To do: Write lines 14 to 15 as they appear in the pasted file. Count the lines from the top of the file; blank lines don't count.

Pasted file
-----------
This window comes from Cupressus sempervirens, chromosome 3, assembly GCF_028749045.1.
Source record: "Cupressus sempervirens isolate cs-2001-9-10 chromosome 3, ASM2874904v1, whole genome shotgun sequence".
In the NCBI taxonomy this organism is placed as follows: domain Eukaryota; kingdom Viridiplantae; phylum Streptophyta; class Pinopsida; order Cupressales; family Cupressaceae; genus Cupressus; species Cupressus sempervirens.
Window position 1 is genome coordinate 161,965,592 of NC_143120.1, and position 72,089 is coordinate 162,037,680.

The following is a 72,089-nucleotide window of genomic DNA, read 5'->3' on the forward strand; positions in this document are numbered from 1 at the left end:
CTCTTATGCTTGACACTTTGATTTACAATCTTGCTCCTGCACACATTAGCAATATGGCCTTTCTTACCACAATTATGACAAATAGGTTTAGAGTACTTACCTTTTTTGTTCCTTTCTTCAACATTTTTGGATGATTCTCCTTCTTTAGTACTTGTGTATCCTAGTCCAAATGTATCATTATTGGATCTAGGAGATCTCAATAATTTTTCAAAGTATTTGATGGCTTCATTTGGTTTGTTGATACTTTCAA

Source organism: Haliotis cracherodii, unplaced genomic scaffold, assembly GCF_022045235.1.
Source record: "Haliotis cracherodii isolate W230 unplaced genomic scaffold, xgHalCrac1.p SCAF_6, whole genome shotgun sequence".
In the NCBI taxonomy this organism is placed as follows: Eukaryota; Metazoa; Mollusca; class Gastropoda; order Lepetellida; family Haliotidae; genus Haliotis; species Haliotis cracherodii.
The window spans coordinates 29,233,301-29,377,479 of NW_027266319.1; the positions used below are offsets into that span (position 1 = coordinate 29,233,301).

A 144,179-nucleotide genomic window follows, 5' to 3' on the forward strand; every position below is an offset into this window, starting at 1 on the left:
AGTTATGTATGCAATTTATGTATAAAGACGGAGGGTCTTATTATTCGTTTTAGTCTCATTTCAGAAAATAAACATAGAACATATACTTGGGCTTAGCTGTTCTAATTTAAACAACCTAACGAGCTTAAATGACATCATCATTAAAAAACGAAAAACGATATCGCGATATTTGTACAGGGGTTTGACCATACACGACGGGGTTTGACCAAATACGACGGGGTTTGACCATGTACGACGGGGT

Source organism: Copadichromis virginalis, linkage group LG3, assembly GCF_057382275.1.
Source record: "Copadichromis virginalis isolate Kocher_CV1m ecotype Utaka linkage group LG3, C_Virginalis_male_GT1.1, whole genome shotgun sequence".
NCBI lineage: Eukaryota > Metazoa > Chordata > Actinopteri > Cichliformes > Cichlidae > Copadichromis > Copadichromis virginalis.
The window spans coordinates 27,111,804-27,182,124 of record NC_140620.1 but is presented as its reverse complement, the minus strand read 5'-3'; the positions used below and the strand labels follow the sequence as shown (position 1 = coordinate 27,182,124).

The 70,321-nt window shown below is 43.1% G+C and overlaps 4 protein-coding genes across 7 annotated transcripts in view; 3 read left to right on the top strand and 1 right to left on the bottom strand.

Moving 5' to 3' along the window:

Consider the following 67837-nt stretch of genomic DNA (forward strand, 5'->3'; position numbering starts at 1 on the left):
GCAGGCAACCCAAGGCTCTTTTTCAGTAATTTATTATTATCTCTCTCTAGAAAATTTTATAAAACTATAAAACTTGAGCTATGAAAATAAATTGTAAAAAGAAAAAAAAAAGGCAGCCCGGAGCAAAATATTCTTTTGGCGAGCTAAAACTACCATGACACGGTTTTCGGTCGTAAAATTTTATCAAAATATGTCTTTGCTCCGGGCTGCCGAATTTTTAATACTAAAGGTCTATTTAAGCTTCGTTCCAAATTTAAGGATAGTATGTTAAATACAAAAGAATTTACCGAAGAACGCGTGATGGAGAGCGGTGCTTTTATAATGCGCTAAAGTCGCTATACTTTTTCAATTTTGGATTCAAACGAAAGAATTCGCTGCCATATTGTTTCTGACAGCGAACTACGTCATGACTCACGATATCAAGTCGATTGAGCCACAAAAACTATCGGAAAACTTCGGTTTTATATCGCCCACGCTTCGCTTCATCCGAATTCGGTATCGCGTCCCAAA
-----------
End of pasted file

Source record: "Copadichromis virginalis isolate Kocher_CV1m ecotype Utaka linkage group LG3, C_Virginalis_male_GT1.1, whole genome shotgun sequence".
NCBI lineage: Eukaryota > Metazoa > Chordata > Actinopteri > Cichliformes > Cichlidae > Copadichromis > Copadichromis virginalis.